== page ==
A major step in the right direction for discussion and awareness has been the voices of black celebrities and artists speaking on mental health, Shumate said.
Kid Cudi is among the most recent black artists to vocalize mental health struggles. In an Oct. 4 Facebook post, the hip hop artist talked about his long battle with anxiety, depression and suicidal urges, as well as his decision to seek help through rehab. Cudi’s statement produced a Twitter hashtag called #yougoodman encouraging black men to check in on one another’s mental health and have discussions on the subject.
As national discussion progresses, Baker said the voices of students of color at OU are growing stronger on the subject of mental health.
"It’s a growing group," Baker said. "It’s still hard, and not a lot of people understand, and there’s a lot of knowledge that needs to go around, but I do, there’s some students that I can talk to."
Baker and Shumate are involved with Developing Black Males, a new student organization focusing on support and community for black male students. Baker led a discussion on mental health in one of Developing Black Males' most recent meetings on Oct. 16.
Delta Sigma Theta sorority is trying to start the discussion, as well. The sorority will host "Don't Hurt Yourself," an event with speakers and open discussion on mental illness and suicide in the black community, at 7 p.m. Nov. 2 in the Henderson-Tolson Cultural Center.
Alexis Hall, a mechanical engineering senior and the event organizer, said the topic is both close to home personally and important within the OU community.
"This past summer, personally, one of my friends that I've grown up with my entire life committed suicide. So that's why I have a personal interest in prevention and awareness because you hear about things, and you aren't really aware what's actually going on until it hits close to home," Hall said.
"I've been doing some research on some statistics on, especially within the black community, how often we overlook mental health issues," Hall said. "It's a huge taboo, and I think we're starting to uncover that within the black community, so it's important to me that I kind of shed light on that."
Hall said she will share her personal story at the event, then attendees will hear from a former Goddard counselor and a student speaker.
"I kind of want it to be an open dialogue for people to give their story if they feel comfortable," Hall said.
"I would encourage students to attend because it's always important to understand your being as a whole," Hall said. "I think all health, whether it be physical, spiritual or emotional, needs to kind of be doctored. It's important to kind of seek that help if you need it before it's too late."
Another way forward at OU, Shumate said, is to ensure that the university is hiring a diverse faculty and staff that can relate to the needs of marginalized student groups, as well as educating existing staff to be culturally competent.
“I think that what is really important to help particularly students of color is they’ve got to be able on the staff to see people that look like them, to feel comfortable enough that they know they see someone who might have had shared experiences to open up and talk to,” Shumate said.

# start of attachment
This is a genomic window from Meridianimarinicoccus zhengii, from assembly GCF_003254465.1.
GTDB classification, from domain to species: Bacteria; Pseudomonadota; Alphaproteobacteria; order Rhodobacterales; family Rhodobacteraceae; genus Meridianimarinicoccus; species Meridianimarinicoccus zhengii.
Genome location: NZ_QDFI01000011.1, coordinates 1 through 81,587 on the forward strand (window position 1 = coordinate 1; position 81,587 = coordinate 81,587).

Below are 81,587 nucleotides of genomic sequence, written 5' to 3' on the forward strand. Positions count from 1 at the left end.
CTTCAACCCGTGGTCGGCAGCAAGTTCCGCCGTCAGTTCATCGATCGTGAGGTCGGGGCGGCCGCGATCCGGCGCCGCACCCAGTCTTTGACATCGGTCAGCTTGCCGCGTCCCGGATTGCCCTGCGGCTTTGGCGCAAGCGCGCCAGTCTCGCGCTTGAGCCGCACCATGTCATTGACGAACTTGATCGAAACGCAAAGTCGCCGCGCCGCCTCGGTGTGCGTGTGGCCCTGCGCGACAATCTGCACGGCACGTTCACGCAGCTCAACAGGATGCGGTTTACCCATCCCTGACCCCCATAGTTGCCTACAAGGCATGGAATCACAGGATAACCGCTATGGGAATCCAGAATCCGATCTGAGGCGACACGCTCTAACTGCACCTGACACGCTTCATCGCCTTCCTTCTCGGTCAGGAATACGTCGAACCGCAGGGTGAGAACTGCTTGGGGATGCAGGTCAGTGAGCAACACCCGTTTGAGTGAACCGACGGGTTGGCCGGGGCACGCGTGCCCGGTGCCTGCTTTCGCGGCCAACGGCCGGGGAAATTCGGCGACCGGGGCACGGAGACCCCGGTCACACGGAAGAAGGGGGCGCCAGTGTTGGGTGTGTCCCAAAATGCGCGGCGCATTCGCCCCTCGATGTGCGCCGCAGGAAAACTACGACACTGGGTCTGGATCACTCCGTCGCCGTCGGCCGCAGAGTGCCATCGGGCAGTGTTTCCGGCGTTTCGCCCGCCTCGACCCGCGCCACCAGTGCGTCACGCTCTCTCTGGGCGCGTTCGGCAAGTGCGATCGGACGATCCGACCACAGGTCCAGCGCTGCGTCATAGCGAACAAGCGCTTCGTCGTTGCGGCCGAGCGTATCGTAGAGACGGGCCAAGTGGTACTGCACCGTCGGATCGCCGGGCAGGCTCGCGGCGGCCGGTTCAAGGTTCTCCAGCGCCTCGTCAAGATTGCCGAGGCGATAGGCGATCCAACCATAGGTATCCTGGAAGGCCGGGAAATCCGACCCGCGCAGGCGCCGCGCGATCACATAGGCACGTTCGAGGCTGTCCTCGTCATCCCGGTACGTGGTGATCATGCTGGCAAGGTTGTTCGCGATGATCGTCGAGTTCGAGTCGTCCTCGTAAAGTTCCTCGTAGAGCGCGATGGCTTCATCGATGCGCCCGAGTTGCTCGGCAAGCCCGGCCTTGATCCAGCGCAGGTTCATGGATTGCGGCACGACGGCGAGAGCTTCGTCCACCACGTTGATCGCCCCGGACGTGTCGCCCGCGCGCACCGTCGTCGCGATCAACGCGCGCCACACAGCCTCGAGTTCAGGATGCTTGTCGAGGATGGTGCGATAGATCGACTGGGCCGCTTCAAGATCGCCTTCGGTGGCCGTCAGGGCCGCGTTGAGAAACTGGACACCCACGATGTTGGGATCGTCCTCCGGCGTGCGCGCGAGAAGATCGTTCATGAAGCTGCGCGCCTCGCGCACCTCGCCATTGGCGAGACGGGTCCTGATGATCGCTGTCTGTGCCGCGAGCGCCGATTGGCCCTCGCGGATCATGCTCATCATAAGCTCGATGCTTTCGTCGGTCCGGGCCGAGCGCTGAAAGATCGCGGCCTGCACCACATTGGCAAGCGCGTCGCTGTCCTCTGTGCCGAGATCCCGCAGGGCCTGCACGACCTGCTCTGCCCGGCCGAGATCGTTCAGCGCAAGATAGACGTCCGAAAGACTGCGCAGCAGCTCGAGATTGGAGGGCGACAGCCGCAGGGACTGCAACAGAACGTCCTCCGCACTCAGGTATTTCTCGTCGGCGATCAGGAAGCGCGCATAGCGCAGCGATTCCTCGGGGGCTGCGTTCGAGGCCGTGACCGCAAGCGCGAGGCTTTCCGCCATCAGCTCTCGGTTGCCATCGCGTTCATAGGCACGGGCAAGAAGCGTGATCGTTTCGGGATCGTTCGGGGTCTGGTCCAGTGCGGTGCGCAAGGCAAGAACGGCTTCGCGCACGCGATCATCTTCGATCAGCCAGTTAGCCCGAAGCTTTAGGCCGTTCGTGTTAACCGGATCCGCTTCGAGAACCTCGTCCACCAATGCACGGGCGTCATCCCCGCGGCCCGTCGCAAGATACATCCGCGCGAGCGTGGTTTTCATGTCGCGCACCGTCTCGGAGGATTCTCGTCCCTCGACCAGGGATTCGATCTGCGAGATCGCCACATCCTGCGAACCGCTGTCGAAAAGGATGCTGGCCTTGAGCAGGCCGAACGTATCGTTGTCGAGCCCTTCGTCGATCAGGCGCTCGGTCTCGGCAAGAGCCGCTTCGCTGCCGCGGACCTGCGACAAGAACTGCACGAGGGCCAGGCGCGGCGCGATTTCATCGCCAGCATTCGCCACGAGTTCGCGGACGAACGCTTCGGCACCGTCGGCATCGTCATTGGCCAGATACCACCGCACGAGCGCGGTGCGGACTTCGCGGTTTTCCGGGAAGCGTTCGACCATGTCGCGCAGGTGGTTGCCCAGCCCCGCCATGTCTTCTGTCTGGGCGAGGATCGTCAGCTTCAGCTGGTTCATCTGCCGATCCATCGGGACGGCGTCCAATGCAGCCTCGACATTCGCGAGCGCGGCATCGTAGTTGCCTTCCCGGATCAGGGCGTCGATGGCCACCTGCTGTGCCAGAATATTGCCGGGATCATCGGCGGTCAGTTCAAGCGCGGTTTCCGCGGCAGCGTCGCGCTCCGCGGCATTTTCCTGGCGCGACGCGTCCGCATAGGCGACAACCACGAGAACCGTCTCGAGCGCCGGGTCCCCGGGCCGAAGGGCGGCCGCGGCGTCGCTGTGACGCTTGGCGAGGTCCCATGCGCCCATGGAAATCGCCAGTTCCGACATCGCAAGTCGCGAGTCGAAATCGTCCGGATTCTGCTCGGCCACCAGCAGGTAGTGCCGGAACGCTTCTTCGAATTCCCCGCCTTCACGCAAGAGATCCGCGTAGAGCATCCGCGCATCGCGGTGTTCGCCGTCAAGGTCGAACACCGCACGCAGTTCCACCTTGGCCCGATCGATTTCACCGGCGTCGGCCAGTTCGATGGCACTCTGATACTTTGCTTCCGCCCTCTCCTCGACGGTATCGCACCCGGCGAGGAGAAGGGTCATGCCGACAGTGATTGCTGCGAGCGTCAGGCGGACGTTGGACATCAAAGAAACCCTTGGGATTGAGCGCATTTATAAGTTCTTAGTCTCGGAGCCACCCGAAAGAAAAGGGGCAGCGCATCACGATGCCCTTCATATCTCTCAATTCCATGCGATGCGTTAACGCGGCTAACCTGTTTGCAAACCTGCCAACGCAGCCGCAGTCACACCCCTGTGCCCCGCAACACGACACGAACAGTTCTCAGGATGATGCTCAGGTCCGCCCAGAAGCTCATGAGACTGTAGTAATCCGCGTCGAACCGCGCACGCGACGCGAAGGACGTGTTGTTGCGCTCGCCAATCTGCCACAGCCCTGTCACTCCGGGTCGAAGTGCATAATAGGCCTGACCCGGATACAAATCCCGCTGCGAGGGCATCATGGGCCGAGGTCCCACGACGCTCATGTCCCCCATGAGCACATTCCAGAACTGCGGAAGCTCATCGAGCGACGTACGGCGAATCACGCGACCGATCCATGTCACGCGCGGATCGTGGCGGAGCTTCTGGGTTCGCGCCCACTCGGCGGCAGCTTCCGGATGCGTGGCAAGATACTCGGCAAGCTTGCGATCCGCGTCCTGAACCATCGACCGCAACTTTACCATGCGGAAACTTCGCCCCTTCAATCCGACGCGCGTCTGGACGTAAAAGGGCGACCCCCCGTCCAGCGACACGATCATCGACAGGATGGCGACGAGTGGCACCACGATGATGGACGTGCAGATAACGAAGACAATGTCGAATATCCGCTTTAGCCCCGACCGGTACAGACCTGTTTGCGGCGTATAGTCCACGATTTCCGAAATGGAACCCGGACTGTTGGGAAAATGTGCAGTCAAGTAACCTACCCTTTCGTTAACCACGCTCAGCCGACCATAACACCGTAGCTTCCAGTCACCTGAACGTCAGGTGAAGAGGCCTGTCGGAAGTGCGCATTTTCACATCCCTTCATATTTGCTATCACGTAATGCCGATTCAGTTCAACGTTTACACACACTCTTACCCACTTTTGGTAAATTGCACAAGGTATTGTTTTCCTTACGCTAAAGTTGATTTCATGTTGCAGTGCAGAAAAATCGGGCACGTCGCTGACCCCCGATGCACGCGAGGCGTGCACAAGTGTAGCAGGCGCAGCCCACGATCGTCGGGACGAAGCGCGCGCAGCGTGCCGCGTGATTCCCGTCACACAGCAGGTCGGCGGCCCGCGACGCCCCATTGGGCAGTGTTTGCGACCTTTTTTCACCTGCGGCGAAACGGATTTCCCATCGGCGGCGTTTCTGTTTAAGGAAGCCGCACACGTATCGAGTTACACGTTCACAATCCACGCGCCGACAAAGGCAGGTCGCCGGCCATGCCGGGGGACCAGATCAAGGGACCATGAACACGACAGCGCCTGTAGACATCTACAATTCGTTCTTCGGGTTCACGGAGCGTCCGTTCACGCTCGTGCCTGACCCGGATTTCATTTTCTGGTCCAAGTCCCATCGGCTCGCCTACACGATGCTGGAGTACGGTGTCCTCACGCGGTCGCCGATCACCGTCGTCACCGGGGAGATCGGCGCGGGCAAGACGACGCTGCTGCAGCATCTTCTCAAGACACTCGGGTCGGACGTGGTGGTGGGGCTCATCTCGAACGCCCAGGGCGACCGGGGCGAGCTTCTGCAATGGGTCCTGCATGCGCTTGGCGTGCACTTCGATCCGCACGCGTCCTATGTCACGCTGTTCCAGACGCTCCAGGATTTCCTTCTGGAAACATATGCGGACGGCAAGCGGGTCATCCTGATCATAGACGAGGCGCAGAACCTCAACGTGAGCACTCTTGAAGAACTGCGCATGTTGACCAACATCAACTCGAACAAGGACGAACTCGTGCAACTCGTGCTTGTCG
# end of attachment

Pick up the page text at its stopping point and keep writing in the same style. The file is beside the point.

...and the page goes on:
Baker said this solution should particularly focus on staff and counselors at OU’s Counseling Center, and students should be able to find people to speak with who reflect their situations and life experiences.
“You’d rather be telling it to a blank wall if you’re talking to a counselor who does not understand your experience,” Baker said. “You know, you’d rather be talking to yourself.”
Bates said he believes OU could challenge and change the stigmas around mental health care if the university puts in the time and resources to educate students on mental health.
"We definitely need to build education and literature around mental health, so that when students get here who have been conditioned to believe that mental health services are bad, we need to have a system in place that says, 'Actually, no, it’s good, and here’s the study that says if you go get this, you’re more likely to graduate or be successful,'" Bates said.
"There’s ways for (that narrative) to turn around if we put the resources in and to tell people that it doesn’t have to be a stigma, it doesn’t have to be negative," Bates said.
A more personally practical step forward for African-American students is practicing self-care when walking through mental illness and micro-aggressions, Baker said.
“You have to take care of yourself, and you also have to understand the mental impact of all these events and all these instances it takes on you, because it can — if you focus too much in on it and let it take its toll on you, it can mess you up,” Baker said.
“And so it’s all about having the right coping skills, taking care of yourself by sleeping and eating and just — even for me, it’s meditation,” Baker said. “I do different things that remind me, like, I do have value, I do have worth despite what people say. What I experience is valid, and it is real, and it’s my reality.”